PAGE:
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Capital Account Liberalization, Real Wages, and Productivity

  • Henry, Peter B.

    (Stanford U)

  • Sasson, Diego

For three years after the typical developing country opens its stock market to inflows of foreign capital, the average annual growth rate of the real wage in the manufacturing sector increases by a factor of seven. No such increase occurs in a control group of developing countries. The temporary increase in the growth rate of the real wage permanently drives up the level of average annual compensation for each worker in the sample by 752 US dollars--an increase equal to more than a quarter of their annual pre-liberalization salary. The increase in the growth rate of labor productivity in the aftermath of liberalization exceeds the increase in the growth rate of the real wage so that the increase in workers' incomes actually coincides with a rise in manufacturing sector profitability.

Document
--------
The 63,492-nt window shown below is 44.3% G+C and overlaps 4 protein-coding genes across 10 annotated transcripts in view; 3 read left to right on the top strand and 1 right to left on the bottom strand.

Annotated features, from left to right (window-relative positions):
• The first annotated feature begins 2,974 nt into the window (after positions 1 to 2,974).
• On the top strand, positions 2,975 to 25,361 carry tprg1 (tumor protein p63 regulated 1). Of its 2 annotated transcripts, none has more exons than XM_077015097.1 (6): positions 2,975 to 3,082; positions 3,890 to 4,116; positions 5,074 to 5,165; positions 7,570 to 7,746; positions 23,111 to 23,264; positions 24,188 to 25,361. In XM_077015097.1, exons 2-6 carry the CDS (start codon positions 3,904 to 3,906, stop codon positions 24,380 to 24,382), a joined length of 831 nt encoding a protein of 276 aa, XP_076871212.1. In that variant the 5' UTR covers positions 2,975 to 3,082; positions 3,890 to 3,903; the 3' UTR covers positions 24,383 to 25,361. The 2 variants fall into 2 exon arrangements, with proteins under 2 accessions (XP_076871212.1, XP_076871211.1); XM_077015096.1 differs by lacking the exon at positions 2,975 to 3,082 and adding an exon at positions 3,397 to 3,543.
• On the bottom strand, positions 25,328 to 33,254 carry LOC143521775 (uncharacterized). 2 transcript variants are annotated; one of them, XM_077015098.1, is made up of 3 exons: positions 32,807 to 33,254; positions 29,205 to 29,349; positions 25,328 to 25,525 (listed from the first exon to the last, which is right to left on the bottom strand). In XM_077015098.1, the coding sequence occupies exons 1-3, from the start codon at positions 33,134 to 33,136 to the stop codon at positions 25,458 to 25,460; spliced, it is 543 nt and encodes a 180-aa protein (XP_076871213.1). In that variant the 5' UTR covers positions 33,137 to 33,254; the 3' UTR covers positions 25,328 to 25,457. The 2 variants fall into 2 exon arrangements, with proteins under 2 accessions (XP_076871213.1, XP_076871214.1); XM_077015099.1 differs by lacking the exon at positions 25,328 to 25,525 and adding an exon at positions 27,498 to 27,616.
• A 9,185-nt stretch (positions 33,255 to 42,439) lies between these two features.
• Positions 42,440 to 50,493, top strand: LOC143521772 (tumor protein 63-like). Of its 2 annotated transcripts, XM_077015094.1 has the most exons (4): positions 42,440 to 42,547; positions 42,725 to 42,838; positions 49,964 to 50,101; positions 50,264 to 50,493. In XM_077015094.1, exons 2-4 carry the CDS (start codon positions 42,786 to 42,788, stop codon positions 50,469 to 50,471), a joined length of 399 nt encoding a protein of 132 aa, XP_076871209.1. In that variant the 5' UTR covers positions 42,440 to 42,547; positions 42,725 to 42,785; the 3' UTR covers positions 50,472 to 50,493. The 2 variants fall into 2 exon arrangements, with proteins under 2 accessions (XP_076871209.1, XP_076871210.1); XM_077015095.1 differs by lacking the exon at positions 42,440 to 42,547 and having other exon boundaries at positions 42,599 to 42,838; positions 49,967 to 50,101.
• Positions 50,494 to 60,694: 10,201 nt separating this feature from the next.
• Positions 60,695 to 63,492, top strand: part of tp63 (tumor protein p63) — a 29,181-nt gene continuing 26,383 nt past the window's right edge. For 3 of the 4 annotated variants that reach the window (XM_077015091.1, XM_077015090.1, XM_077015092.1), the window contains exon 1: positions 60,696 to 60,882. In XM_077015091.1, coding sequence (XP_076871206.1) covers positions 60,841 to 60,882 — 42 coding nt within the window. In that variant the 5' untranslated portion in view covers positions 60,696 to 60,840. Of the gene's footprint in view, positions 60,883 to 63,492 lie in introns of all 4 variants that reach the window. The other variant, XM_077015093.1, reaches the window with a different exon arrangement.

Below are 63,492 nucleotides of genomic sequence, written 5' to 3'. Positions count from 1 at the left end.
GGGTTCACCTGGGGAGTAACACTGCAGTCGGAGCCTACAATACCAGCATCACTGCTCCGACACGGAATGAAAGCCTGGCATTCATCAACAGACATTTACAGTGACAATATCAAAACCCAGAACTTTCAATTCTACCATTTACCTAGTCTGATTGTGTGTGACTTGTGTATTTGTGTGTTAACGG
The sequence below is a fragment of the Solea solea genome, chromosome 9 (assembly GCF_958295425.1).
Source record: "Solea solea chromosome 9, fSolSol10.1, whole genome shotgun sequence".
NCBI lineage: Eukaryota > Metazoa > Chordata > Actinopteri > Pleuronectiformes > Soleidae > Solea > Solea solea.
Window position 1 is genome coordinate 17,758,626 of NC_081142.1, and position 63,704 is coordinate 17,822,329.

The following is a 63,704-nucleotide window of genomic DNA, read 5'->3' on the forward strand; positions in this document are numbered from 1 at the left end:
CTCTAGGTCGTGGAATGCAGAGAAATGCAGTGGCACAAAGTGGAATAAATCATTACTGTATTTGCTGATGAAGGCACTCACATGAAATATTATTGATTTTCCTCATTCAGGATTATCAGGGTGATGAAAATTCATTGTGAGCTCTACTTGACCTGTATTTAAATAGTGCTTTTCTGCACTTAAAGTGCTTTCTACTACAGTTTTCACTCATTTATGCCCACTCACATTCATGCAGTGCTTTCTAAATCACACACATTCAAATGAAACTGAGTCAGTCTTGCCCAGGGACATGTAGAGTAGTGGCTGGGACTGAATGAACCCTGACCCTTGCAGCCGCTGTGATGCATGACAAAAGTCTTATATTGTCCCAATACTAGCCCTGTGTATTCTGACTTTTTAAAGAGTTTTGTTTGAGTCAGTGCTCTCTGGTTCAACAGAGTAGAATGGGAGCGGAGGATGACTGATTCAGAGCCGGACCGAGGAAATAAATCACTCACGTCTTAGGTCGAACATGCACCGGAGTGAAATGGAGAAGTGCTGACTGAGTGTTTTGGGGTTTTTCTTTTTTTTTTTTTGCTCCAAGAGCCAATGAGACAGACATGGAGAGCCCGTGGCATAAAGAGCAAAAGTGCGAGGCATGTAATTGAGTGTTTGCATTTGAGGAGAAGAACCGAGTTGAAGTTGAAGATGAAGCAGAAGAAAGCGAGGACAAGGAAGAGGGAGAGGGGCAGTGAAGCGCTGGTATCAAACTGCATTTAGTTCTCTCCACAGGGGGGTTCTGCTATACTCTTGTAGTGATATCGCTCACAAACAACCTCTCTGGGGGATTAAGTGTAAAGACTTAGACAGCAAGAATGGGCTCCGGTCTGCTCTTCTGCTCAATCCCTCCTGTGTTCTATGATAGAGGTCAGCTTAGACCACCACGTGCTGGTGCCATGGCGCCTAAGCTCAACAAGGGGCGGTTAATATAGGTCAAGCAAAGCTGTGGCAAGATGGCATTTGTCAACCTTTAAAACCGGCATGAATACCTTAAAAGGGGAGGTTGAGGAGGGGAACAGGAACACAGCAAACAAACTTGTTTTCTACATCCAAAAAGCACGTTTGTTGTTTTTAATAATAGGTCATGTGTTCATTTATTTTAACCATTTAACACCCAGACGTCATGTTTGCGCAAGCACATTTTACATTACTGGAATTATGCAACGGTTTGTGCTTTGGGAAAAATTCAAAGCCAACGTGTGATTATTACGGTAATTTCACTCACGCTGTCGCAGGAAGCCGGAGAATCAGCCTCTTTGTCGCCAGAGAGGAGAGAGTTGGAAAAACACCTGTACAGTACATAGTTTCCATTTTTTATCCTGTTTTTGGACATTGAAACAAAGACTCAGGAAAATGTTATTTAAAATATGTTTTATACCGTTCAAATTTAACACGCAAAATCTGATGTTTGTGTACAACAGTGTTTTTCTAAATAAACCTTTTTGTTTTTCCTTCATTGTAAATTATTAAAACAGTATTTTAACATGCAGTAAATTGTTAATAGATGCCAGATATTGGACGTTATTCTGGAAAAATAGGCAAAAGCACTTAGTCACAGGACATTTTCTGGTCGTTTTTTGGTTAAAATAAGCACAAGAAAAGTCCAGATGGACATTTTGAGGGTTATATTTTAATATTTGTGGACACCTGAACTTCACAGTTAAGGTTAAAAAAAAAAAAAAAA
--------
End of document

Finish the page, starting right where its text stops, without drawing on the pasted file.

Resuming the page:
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Paper provided by Stanford University, Graduate School of Business in its series Research Papers with number 1988.

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Date of creation: Feb 2008
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Handle: RePEc:ecl:stabus:1988
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